Stalin and the apparatus of the Communist Party quickly recognized the need to shift their rhetoric away from Marxist-Leninist clichés. The phrase ‘the Great Patriotic War’ appeared in a headline in the first issue of Pravda to appear after the invasion, and Stalin himself soon took up this deliberate evocation of ‘the Patriotic War’ against Napoleon. Later that year, on the anniversary of the October Revolution, he went on to invoke the distinctly unproletarian heroes of Russian history: Alexander Nevsky, Dmitry Donskoy, Suvorov and Kutuzov.
The preservation of Stalin’s personal reputation was greatly helped by the political ignorance of the majority of the population. Few outside the nomenklatura and the well-connected intelligentsia linked him directly with the refusal to acknowledge the threat from Germany and the disasters of late June. Stalin, in his broadcast of 3 July, did not, of course, take any of the blame. He addressed the people as ‘brothers and sisters’, and told them that the Motherland was in great danger, with the Germans advancing deep into the Soviet Union. On balance, this admission strengthened the mood of the country with its unprecedented frankness, because until then the official communiqués had spoken only of heavy losses inflicted on the enemy. It was nevertheless a great shock to many, such as the students of Stalingrad technical university, waiting to mark the advance of Red Army troops into Germany with flags on their wall-map. When the ‘shocking and incomprehensible’ advance of the Wehrmacht became clear, the map was hurriedly taken down.
Whatever one may think about Stalinism, there can be little doubt that its ideological preparation, through deliberately manipulated alternatives, provided ruthlessly effective arguments for total warfare. All right-thinking people had to accept that Fascism was bad and must be destroyed by any means. The Communist Party should lead the struggle because Fascism was totally devoted to its destruction. This form of logic is captured in Vasily Grossman’s novel, Life and Fate. ‘ The hatred Fascism bears us’, declares Mostovskoy, an old Bolshevik who had fallen foul of Stalinism, ‘is yet another proof – a far-reaching proof – of the justice of Lenin’s cause.’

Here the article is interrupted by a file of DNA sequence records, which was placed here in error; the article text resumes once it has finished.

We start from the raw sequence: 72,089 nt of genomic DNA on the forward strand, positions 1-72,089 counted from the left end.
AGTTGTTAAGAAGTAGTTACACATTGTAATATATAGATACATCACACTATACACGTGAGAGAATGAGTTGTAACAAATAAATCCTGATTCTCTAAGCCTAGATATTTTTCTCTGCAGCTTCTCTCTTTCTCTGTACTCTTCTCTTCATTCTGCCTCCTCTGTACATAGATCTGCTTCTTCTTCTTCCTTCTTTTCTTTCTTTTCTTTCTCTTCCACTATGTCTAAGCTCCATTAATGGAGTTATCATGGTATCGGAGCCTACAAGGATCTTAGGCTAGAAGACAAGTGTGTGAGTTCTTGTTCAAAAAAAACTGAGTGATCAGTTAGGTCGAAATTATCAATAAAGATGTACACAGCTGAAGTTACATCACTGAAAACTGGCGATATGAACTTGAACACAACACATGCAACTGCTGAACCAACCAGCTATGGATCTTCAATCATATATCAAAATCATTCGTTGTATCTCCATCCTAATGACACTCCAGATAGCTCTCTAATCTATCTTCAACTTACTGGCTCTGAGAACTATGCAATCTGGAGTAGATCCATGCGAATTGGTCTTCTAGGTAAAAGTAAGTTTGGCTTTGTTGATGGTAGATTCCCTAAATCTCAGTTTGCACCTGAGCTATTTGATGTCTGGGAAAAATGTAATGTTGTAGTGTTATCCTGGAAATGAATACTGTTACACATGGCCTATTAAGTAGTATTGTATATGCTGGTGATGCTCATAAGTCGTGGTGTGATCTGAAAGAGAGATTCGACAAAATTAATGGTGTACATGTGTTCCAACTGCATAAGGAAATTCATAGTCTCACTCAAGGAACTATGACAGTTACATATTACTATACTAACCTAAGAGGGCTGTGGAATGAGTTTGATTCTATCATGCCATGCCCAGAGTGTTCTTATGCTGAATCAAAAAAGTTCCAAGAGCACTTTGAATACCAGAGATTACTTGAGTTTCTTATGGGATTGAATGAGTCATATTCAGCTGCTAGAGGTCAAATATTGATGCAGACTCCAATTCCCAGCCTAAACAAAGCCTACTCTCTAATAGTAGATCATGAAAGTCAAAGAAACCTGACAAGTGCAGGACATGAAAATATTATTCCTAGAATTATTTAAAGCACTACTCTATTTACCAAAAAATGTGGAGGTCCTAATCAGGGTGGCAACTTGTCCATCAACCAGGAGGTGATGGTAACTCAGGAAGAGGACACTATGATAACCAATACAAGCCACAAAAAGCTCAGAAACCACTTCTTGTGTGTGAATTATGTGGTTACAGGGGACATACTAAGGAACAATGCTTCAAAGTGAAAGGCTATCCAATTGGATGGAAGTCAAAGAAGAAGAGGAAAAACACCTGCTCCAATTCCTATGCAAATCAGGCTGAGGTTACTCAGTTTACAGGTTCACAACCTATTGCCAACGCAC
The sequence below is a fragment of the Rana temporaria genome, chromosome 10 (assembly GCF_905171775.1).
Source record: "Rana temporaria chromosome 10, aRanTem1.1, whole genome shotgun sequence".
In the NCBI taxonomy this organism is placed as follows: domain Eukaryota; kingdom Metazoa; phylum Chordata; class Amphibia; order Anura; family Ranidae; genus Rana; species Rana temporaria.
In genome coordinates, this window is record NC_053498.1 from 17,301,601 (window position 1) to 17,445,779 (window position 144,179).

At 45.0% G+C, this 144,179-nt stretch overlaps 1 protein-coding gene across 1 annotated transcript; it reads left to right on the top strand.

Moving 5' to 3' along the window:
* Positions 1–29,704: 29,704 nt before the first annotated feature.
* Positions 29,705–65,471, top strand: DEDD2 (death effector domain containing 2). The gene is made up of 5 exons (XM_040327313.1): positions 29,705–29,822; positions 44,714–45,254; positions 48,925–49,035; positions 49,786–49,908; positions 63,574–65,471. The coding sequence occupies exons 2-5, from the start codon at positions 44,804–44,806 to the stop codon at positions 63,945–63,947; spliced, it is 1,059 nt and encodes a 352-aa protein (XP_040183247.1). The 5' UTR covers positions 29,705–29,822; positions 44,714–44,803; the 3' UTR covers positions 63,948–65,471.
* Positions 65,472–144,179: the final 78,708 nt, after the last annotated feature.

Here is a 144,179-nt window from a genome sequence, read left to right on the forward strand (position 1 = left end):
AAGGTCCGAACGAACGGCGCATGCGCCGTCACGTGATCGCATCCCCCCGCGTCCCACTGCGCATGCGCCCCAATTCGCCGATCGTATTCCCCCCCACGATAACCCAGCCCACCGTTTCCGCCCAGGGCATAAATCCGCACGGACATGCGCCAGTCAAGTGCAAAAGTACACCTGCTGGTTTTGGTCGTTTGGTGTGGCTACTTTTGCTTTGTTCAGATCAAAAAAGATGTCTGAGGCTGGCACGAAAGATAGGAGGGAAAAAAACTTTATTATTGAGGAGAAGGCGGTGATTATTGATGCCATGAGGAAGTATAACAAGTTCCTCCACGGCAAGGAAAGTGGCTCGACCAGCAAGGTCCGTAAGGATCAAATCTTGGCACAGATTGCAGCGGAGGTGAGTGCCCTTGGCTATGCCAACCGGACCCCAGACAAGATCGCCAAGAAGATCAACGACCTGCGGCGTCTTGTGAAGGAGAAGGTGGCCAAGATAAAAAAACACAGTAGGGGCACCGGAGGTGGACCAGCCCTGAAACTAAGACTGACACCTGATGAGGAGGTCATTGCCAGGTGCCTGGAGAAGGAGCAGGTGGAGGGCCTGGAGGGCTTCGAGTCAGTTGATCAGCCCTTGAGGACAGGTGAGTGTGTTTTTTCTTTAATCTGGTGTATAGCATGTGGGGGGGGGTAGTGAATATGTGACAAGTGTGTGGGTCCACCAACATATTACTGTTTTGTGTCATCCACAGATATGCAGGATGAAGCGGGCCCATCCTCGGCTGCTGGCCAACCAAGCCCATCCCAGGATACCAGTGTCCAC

Political arguments were, however, of secondary importance for the majority of the population. Their real stimulus came from a visceral patriotism. The recruiting poster, ‘The Motherland Calls!’, showed a typical Russian woman holding the military oath and backed by a sheaf of bayonets. Although unsubtle, it was deeply effective at the time. Huge sacrifices were expected. ‘Our aim is to defend something greater than millions of lives,’ wrote a young tank commander in his diary exactly a month after the invasion. ‘I am not speaking about my own life. The only thing to be done is to lose it to some advantage for the Motherland.’
Four million people volunteered or felt obliged to volunteer for the opolchentsy militia. The waste of lives was so terrible, it is hard to comprehend: a carnage whose futility was perhaps exceeded only by the Zulu king marching an impi of his warriors over a cliff to prove their discipline. These untrained soldiers, often without weapons and many still in civilian clothes, were sent against the Wehrmacht’s panzer formations. Four militia divisions were almost completely annihilated before the siege of Leningrad had even begun. Families, ignorant of the incompetence and chaos at the front, with drunkenness and looting, or NKVD executions, mourned almost without criticism of the regime. Anger was reserved for the enemy.
Most acts of bravery from that summer never came to light, having disappeared with the death of witnesses. Some of the stories, however, did emerge later, partly because a strong feeling of injustice grew in the ranks that the deeds of many brave men were not being acknowledged. For example, a letter was found on the body of a Surgeon Maltsev at Stalingrad expressing his need to testify to the courage of a comrade during the terrible retreat. ‘Tomorrow, or the day after tomorrow, a big battle will take place,’ he had written, ‘and I will probably be killed, and I dream that this account will be published so that people will learn of the feats performed by Lychkin.’